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Abstract

In this chapter I shall discuss properties of cryoliquids important for the design and performance of low-temperature experiments. Of course, cryoliquids are very important for low-temperature physics because they are the simplest means of achieving low temperatures. In particular, the properties of liquid helium are essential because all refrigeration methods to T < 10 K use liquid helium as a final or intermediate refrigeration stage. I shall not discuss the technology of liquefaction [2.1, 2]. For liquifaction the gas has to be isothermally compressed and then expanded to let it perform “external” work (for example, in an expansion engine), or perhaps using the well-known Joule-Thomson effect, which means letting the gas expand and perform “internal” work against the mutual attraction of its atoms or molecules. This latter effect leads to cooling if the starting temperature is below the inversion temperature Ti which is 6.75Tc, Tc being the critical temperature for a van der Waals gas. Various properties of cryoliquids are summarized in Table 2.1 and are compared there to the relevant properties of water. Of particular importance for refrigeration are the boiling point Tb (defining the accessible temperature range), the latent heat of evaporation L (defining the cooling power) and — last but by no means least important — the price (defining the availability).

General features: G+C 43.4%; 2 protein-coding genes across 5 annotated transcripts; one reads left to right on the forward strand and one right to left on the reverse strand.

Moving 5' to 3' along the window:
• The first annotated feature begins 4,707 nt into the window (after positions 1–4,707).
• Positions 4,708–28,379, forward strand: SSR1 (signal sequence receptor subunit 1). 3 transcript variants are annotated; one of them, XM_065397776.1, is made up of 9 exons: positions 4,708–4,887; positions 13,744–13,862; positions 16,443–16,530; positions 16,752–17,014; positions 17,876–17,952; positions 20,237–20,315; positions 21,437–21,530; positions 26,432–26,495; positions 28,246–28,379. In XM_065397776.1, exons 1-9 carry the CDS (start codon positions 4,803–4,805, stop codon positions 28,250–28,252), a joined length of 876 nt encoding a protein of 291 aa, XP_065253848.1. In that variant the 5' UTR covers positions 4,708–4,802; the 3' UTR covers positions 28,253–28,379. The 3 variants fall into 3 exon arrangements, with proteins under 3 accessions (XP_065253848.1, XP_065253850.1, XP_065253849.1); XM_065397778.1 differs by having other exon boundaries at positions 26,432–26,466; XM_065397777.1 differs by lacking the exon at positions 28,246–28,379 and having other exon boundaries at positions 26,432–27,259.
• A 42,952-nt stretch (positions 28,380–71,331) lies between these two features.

Keywords

Liquid Helium Fermi Liquid Cooling Power Superfluid Helium Helium Isotope 
These keywords were added by machine and not by the authors. This process is experimental and the keywords may be updated as the learning algorithm improves.

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Copyright information

© Springer-Verlag Berlin Heidelberg 1996

Authors and Affiliations

  • Frank Pobell
    • 1
  1. 1.Physikalisches InstitutUniversität BayreuthBayreuthGermany

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